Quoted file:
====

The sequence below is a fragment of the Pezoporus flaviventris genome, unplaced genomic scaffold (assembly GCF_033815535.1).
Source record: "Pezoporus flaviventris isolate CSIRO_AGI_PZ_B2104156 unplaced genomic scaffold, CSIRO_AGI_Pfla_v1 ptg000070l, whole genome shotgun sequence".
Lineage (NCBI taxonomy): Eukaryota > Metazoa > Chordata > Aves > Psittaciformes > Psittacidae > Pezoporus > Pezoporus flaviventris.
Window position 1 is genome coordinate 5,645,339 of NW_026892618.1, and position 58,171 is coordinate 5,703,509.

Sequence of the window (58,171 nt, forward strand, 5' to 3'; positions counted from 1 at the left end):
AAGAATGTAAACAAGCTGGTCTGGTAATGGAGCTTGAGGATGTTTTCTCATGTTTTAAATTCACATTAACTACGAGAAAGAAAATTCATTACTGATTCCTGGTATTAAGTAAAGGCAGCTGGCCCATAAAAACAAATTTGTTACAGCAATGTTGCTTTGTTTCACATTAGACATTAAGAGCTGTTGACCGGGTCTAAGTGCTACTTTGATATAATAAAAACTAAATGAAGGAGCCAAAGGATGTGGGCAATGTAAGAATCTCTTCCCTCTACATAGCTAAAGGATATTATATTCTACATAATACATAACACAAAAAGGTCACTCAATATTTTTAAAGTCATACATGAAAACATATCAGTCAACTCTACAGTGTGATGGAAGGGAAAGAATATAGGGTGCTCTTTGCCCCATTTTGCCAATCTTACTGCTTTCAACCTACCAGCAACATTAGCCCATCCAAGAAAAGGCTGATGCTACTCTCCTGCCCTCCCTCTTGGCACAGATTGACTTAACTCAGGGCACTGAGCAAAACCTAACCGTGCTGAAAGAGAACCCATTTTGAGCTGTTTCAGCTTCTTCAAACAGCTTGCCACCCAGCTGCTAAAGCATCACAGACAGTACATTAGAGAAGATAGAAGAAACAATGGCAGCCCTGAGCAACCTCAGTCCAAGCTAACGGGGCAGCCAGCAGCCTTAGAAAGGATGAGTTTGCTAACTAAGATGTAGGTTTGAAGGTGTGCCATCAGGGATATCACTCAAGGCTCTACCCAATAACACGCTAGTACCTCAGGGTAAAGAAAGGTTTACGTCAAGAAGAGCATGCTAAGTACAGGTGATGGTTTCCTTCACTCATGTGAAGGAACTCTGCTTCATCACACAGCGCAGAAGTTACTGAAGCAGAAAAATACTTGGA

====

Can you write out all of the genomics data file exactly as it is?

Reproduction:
The sequence below is a fragment of the Pezoporus flaviventris genome, unplaced genomic scaffold (assembly GCF_033815535.1).
Source record: "Pezoporus flaviventris isolate CSIRO_AGI_PZ_B2104156 unplaced genomic scaffold, CSIRO_AGI_Pfla_v1 ptg000070l, whole genome shotgun sequence".
Lineage (NCBI taxonomy): Eukaryota > Metazoa > Chordata > Aves > Psittaciformes > Psittacidae > Pezoporus > Pezoporus flaviventris.
Window position 1 is genome coordinate 5,645,339 of NW_026892618.1, and position 58,171 is coordinate 5,703,509.

Sequence of the window (58,171 nt, forward strand, 5' to 3'; positions counted from 1 at the left end):
AAGAATGTAAACAAGCTGGTCTGGTAATGGAGCTTGAGGATGTTTTCTCATGTTTTAAATTCACATTAACTACGAGAAAGAAAATTCATTACTGATTCCTGGTATTAAGTAAAGGCAGCTGGCCCATAAAAACAAATTTGTTACAGCAATGTTGCTTTGTTTCACATTAGACATTAAGAGCTGTTGACCGGGTCTAAGTGCTACTTTGATATAATAAAAACTAAATGAAGGAGCCAAAGGATGTGGGCAATGTAAGAATCTCTTCCCTCTACATAGCTAAAGGATATTATATTCTACATAATACATAACACAAAAAGGTCACTCAATATTTTTAAAGTCATACATGAAAACATATCAGTCAACTCTACAGTGTGATGGAAGGGAAAGAATATAGGGTGCTCTTTGCCCCATTTTGCCAATCTTACTGCTTTCAACCTACCAGCAACATTAGCCCATCCAAGAAAAGGCTGATGCTACTCTCCTGCCCTCCCTCTTGGCACAGATTGACTTAACTCAGGGCACTGAGCAAAACCTAACCGTGCTGAAAGAGAACCCATTTTGAGCTGTTTCAGCTTCTTCAAACAGCTTGCCACCCAGCTGCTAAAGCATCACAGACAGTACATTAGAGAAGATAGAAGAAACAATGGCAGCCCTGAGCAACCTCAGTCCAAGCTAACGGGGCAGCCAGCAGCCTTAGAAAGGATGAGTTTGCTAACTAAGATGTAGGTTTGAAGGTGTGCCATCAGGGATATCACTCAAGGCTCTACCCAATAACACGCTAGTACCTCAGGGTAAAGAAAGGTTTACGTCAAGAAGAGCATGCTAAGTACAGGTGATGGTTTCCTTCACTCATGTGAAGGAACTCTGCTTCATCACACAGCGCAGAAGTTACTGAAGCAGAAAAATACTTGGA